Thailand wants to fill the gap in Russian food imports amid sanctions

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1FM3WXXFWIThailand will have more opportunity to export foodstuffs to Russia after the former superpower recently banned food imports from the US and the European Union in retaliation against sanctions imposed on it, the Thai commerce ministry says.

Chutima Bunyapraphasara, permanent secretary of the ministry, said that after negotiating with Russian Economic Development Minister Alexey Ulyukaev, the government had asked for Russia to facilitate more imports from this country.

“Russia has shown high interest in importing foods and farm crops from Thailand after it banned imports from the EU and the US,” Chutima said. “Those products are mainly rice, poultry, rubber, seafood products and pineapple.”

To increase exports, she said Thailand had asked Russia to relax sanitary requirements on plants and animals, and other regulations.

She said Russia had also invited Thailand to join the second subcommittee on trade and economic cooperation between the two countries in November to discuss ways to expand bilateral trade and investment.

She said Russia had shown an interest in discussing with ASEAN ways to support more trade growth and tighten cooperation on issues such as setting up trade-delegation missions, lowering non-tariff and other barriers, and working more closely on energy, tourism, and agriculture development.

Last month, Russia banned imports of beef, pork, poultry, milk and dairy products, vegetables, and fruit from the US, the EU, Canada, Australia and Norway.

According to the ministry, Thailand is Russia’s largest trading partner among ASEAN countries. Bilateral trade was valued at $4.66 billion last year.

Meanwhile, the Thai National Shippers Council (TNSC) urged the government to negotiate free-trade agreements with BRICS countries (Brazil, Russia, India, China and South Africa) to increase trade opportunities among those emerging markets.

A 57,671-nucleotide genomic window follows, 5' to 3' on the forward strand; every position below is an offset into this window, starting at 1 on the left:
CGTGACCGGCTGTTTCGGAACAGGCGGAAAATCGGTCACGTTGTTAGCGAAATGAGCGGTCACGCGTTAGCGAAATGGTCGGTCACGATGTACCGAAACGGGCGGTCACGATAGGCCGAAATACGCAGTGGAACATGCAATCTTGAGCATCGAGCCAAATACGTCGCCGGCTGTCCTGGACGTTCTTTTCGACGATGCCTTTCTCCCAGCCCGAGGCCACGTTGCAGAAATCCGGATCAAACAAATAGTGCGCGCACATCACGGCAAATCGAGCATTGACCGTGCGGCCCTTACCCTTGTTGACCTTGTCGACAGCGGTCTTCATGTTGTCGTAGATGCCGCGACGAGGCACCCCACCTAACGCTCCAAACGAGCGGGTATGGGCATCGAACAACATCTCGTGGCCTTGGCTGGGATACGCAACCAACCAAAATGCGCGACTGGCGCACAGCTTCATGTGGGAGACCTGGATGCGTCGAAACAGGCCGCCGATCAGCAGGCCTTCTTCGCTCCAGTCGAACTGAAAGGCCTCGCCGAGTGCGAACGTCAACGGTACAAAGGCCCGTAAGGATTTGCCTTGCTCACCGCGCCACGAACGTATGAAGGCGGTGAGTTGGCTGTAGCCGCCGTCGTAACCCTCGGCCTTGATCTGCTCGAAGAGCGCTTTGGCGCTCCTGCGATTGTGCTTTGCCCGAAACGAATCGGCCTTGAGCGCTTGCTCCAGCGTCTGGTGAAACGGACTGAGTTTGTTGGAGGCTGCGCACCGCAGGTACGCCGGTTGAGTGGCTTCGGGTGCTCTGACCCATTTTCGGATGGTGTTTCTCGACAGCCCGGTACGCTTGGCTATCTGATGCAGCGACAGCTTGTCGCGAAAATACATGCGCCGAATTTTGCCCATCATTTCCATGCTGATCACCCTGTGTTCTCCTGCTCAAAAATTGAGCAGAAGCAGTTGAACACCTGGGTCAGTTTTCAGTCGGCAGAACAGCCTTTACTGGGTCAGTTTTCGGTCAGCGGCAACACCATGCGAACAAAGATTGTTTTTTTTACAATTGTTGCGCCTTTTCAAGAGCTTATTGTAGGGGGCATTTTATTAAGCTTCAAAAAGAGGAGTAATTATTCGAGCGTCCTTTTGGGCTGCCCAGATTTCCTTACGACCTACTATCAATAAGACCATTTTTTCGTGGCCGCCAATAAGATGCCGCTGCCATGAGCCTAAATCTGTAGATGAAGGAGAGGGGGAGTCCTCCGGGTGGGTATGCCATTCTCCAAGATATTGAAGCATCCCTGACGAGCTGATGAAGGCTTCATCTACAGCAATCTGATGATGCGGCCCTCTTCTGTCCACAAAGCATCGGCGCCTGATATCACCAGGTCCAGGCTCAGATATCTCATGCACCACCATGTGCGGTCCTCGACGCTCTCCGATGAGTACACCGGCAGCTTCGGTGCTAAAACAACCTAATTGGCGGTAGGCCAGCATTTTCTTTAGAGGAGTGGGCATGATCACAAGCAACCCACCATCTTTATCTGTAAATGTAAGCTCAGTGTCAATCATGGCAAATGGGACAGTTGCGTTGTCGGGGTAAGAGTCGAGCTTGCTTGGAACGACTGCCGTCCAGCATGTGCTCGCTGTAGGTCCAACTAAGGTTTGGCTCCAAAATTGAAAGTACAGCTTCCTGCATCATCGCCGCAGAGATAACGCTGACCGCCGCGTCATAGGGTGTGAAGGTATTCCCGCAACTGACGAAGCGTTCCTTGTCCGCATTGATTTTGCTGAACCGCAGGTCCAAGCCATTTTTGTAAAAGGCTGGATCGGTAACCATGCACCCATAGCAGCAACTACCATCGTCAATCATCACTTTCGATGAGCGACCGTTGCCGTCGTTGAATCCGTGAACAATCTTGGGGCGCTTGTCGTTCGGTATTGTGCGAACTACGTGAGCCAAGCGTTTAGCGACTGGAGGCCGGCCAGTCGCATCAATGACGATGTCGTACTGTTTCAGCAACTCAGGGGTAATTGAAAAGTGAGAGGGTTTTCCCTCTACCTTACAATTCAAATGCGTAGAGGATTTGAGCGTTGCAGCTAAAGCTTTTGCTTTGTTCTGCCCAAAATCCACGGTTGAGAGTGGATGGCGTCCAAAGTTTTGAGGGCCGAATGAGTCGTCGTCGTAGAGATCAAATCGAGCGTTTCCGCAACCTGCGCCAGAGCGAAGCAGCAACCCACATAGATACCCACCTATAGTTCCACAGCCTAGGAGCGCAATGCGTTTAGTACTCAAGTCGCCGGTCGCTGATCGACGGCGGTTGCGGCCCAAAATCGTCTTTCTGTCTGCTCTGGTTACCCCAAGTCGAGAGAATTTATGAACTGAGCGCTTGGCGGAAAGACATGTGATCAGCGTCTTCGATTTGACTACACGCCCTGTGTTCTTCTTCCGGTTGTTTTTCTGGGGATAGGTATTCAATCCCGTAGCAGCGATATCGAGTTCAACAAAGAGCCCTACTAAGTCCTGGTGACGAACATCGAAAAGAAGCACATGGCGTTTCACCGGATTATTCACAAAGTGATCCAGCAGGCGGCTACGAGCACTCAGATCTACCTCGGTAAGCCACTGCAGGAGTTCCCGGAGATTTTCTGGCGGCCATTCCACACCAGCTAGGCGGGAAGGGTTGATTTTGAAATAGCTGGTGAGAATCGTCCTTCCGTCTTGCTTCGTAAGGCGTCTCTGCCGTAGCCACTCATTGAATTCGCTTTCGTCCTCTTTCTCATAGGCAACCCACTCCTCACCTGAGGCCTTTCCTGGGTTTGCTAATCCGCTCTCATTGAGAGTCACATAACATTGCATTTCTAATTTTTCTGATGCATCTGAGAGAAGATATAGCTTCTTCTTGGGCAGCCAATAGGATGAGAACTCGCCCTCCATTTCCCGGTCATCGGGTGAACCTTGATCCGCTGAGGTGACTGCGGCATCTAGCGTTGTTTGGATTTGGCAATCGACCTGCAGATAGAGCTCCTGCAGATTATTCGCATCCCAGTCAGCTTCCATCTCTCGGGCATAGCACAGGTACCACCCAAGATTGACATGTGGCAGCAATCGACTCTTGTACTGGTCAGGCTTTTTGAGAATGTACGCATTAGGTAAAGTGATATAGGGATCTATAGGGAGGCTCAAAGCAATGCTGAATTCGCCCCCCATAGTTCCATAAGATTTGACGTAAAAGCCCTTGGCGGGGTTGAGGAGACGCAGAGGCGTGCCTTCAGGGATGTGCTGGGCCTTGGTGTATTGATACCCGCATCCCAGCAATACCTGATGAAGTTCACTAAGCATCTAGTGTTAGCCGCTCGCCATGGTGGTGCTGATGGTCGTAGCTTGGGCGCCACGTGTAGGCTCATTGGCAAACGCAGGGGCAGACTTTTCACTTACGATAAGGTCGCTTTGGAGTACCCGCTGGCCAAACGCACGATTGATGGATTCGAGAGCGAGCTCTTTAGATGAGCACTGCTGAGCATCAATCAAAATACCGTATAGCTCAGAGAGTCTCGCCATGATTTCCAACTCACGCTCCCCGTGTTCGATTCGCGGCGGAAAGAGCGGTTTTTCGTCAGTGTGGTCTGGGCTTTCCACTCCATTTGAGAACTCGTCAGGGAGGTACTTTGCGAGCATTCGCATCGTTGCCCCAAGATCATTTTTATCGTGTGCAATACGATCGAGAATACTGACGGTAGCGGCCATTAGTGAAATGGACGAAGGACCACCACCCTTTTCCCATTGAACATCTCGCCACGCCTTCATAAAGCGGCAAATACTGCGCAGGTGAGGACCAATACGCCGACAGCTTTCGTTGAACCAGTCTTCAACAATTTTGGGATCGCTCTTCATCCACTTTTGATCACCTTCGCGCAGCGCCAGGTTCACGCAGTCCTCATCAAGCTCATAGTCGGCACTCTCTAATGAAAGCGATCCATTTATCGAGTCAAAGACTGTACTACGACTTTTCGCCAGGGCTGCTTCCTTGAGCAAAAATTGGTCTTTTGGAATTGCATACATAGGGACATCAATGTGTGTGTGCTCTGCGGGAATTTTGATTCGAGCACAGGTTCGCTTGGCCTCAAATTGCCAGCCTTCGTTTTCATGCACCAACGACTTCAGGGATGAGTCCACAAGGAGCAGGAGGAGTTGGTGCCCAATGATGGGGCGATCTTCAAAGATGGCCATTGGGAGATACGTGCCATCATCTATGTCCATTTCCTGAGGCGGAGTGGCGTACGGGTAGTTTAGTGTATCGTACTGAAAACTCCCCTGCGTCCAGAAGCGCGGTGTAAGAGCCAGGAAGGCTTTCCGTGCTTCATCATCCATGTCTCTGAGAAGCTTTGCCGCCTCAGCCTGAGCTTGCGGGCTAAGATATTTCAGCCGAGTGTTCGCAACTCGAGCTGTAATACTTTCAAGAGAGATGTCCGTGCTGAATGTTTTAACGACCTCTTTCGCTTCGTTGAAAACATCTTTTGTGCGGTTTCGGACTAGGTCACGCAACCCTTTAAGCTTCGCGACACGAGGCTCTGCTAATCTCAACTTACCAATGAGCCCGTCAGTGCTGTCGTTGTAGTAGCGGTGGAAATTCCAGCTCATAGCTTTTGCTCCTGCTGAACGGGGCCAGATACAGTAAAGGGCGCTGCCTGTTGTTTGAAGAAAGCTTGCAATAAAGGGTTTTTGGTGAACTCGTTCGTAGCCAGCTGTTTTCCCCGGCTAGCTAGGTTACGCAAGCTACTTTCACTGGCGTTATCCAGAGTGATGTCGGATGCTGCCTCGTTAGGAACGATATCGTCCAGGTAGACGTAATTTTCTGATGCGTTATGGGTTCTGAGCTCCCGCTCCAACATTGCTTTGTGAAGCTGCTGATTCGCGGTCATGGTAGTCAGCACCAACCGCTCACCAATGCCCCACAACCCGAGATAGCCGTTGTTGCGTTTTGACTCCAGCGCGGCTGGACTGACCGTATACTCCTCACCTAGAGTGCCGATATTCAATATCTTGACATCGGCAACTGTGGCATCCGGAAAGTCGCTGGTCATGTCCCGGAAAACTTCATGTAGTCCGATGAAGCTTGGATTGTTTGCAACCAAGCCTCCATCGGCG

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Reading Time: 2 minutes

Thailand will have more opportunity to export foodstuffs to Russia after the former superpower recently banned food imports from the US and the European Union in retaliation against sanctions imposed on it, the Thai commerce ministry says.

Reading Time: 2 minutes

1FM3WXXFWIThailand will have more opportunity to export foodstuffs to Russia after the former superpower recently banned food imports from the US and the European Union in retaliation against sanctions imposed on it, the Thai commerce ministry says.

Chutima Bunyapraphasara, permanent secretary of the ministry, said that after negotiating with Russian Economic Development Minister Alexey Ulyukaev, the government had asked for Russia to facilitate more imports from this country.

“Russia has shown high interest in importing foods and farm crops from Thailand after it banned imports from the EU and the US,” Chutima said. “Those products are mainly rice, poultry, rubber, seafood products and pineapple.”

To increase exports, she said Thailand had asked Russia to relax sanitary requirements on plants and animals, and other regulations.

She said Russia had also invited Thailand to join the second subcommittee on trade and economic cooperation between the two countries in November to discuss ways to expand bilateral trade and investment.

She said Russia had shown an interest in discussing with ASEAN ways to support more trade growth and tighten cooperation on issues such as setting up trade-delegation missions, lowering non-tariff and other barriers, and working more closely on energy, tourism, and agriculture development.

Last month, Russia banned imports of beef, pork, poultry, milk and dairy products, vegetables, and fruit from the US, the EU, Canada, Australia and Norway.

According to the ministry, Thailand is Russia’s largest trading partner among ASEAN countries. Bilateral trade was valued at $4.66 billion last year.

Meanwhile, the Thai National Shippers Council (TNSC) urged the government to negotiate free-trade agreements with BRICS countries (Brazil, Russia, India, China and South Africa) to increase trade opportunities among those emerging markets.

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